National Certified Registered Nurse Anesthetists Week lasts from January 22-28. To recognize those who work in this segment of the nursing field, we interviewed Dan Lovinaria, DNP, MBA, MS, APRN, CRNA, who works at the Minneapolis Veterans Affairs Health Care System (MVAHCA) to find out more about it what it’s like to work as a Certified Registered Nurse Anesthetist (CRNA). Lovinaria has been a nurse for more than 25 years, has been practicing anesthesia for more than 15 years, and is also a clinical assistant professor and an associate program director at the University of Minnesota Doctor of Nursing Practice Nurse Anesthesia Program. What follows is an edited version of our interview.
As a CRNA, what does your job entail? What might you do on a daily basis?
As a VA CRNA, my top priority every day is to provide access to safe anesthesia care for the amazing Veterans who fought for our freedom. I am humbled and honored to hear the Veterans’ stories about their deployments in Vietnam, Iraq, Afghanistan, and the Gulf War, to name a few.
Being a VA CRNA comes with a tremendous responsibility and a great deal of accountability. Patients are often anxious and nervous about their surgical procedures. It is my duty to set the tone and make an immediate connection with my patients upon their arrival in the preoperative phase. Something as simple as providing warm blankets to my patients goes a long way. The little things that make a significant impact.
I also ensure that my patients are well-informed about their procedure, and I answer their questions and reassure them I will be with them from the beginning to the end of the procedure. I will be carefully and vigilantly watching their every vital sign and breath during, and adjusting their anesthesia as necessary.
On any given day, I provide anesthesia care along with my physician anesthesiologist colleagues to our Veterans needing cardiac bypass, joint replacement, cataract extraction, endoscopy, or urologic procedures. We provide various types of anesthesia including conscious sedation as well as regional and general anesthesia techniques.
Why did you choose this field of nursing?
As a young immigrant from the Philippines, I always wanted to pursue a career in health care. Many of my relatives were nurses, physicians, and dentists. It’s in the blood.
When I was a sophomore in college at the University of Hawaii at Manoa, my father was diagnosed with stage 4 lung cancer. I drove him to his radiation treatments. The dedicated nurses who cared for him left an indelible impression on my mind and sparked my passion for nursing. After my father’s passing, this experience solidified my desire to pursue nursing.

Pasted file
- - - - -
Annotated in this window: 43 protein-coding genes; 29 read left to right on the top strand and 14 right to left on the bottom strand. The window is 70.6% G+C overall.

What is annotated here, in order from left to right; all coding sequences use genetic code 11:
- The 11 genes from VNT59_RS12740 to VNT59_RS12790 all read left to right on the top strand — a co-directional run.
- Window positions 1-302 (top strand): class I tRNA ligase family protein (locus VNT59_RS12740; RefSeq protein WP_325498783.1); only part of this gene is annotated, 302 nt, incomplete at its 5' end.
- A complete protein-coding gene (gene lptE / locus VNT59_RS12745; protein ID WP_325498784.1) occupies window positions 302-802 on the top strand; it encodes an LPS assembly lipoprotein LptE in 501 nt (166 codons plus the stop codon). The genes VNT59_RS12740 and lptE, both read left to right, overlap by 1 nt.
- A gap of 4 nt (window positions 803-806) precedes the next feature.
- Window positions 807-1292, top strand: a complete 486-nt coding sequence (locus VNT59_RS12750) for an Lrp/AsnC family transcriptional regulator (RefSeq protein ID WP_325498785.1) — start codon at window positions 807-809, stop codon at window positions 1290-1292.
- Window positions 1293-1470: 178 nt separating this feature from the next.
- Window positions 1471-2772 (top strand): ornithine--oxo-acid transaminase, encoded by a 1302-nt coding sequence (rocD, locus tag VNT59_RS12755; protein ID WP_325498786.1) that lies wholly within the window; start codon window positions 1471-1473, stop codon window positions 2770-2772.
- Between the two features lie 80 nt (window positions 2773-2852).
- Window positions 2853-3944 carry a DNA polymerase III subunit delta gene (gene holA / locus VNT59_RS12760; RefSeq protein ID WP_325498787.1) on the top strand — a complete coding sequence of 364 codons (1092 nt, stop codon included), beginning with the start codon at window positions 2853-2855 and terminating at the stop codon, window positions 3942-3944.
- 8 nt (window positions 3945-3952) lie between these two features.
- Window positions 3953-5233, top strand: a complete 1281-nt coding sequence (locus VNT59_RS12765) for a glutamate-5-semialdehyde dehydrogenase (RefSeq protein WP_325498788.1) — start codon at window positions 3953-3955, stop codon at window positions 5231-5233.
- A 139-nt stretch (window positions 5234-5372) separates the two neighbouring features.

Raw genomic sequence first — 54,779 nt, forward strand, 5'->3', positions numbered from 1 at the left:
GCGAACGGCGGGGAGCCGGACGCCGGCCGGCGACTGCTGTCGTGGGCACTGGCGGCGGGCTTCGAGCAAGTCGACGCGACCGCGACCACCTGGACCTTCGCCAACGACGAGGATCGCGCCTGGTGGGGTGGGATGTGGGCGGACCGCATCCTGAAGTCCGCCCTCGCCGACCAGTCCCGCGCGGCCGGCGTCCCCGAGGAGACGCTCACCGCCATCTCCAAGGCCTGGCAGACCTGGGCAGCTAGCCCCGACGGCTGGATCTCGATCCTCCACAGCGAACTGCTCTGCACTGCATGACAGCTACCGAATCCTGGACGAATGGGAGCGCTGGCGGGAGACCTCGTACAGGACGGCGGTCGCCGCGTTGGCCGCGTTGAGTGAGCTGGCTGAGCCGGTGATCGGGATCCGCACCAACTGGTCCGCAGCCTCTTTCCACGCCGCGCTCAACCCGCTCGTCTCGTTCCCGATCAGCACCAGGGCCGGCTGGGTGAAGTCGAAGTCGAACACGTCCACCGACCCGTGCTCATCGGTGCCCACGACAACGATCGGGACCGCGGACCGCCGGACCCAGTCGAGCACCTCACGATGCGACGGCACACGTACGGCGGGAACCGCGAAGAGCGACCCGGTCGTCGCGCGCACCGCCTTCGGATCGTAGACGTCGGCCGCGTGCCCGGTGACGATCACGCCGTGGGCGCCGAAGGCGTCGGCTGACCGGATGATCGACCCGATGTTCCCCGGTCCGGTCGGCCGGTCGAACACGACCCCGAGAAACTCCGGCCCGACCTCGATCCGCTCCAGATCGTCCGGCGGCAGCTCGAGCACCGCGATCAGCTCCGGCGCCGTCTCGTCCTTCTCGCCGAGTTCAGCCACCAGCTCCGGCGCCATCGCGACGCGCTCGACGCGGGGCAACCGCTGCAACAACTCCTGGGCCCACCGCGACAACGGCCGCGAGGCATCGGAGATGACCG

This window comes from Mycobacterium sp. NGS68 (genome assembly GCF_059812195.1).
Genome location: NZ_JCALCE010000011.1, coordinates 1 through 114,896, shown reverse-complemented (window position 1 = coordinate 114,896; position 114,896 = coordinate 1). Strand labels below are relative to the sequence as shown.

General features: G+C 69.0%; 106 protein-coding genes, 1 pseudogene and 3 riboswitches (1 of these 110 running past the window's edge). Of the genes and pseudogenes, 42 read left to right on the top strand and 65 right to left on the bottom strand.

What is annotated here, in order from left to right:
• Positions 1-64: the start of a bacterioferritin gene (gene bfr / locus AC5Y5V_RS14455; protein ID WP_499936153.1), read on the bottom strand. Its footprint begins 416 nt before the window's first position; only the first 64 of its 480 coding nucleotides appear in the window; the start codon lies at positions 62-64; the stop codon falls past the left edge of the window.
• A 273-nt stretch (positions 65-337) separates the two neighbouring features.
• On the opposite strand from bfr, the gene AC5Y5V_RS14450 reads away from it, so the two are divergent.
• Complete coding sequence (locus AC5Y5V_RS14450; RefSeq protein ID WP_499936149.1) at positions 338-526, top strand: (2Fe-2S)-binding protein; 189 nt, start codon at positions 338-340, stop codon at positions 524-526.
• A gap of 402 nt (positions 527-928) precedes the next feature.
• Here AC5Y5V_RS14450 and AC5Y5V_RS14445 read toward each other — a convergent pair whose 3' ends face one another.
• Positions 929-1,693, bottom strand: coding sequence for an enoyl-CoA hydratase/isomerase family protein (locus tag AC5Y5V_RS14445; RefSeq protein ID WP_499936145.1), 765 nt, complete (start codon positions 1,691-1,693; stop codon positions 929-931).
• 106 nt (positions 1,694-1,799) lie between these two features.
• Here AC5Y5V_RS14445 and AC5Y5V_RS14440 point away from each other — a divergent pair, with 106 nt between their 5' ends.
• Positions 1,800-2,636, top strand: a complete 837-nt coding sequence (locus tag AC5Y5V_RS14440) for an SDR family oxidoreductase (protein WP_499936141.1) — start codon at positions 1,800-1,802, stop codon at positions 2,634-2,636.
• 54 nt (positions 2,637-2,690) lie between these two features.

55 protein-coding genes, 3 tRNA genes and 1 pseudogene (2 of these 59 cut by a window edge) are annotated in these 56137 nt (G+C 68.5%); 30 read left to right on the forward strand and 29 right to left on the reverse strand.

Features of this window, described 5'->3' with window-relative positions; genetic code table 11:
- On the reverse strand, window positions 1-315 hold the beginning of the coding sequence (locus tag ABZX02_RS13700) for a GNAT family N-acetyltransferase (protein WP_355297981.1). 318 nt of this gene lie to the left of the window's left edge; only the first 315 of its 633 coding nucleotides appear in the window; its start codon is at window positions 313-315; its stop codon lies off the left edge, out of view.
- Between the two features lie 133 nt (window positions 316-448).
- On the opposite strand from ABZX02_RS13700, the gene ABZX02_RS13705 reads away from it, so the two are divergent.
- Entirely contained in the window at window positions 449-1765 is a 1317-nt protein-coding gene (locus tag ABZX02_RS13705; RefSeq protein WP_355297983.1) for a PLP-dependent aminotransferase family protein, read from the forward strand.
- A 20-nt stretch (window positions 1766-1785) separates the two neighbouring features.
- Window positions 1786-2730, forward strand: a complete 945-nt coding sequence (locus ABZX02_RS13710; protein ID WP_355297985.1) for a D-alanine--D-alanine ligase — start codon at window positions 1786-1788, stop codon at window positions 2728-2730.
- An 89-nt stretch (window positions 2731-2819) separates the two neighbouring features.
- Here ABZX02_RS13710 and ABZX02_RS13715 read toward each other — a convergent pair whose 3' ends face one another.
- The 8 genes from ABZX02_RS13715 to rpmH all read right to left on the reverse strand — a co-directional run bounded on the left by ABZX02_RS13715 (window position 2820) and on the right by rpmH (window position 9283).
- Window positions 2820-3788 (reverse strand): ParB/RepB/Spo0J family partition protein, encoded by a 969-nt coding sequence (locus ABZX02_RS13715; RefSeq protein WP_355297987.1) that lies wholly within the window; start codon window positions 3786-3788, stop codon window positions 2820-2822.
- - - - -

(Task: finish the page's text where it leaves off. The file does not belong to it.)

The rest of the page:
What are the biggest challenges of your job?
In today’s ever-changing and ever-evolving health care landscape, it is a challenge finding balance to provide the best and most appropriate anesthesia care while considering the high costs associated with services rendered.
Another challenge with my job is that health policies continue to change and can vary drastically in some instances. Governing bodies continue to dictate what should be done for our patients versus what is the appropriate care for these patients as determined by the providers who care for them.
What are the greatest rewards?
There are many intangible rewards associated with the nurse anesthesia profession. First of all, having the opportunity to care for our nation’s Veterans is the ultimate reward. They are very special, gracious, and always thankful for the care received.
Another reward is when you witness a baby being born and held by their parents for the first time. It is very emotional. I keep telling myself that I am making a difference one baby, one mother, and one Veteran at a time.
What would you say to someone who is considering this field?
Being a CRNA is the best profession. It is challenging, rewarding, and fulfilling all at the same time. CRNAs provide the majority of the 40 million anesthetics in the country and are often the only anesthesia providers in rural America and other medically underserved areas around the country.
CRNAs are highly educated and trained to administer safe and effective anesthesia in every health care setting and situation. CRNAs are no longer the best kept secret in health care.
Latest posts by Michele Wojciechowski (see all)
- CICU Nurses Develop Protocols for PAxIABP Patients - April 17, 2019
- Nurse Practitioners and Primary Care Services - April 1, 2019
- Nursing Now Raises the Status and Profile of Nurses - March 25, 2019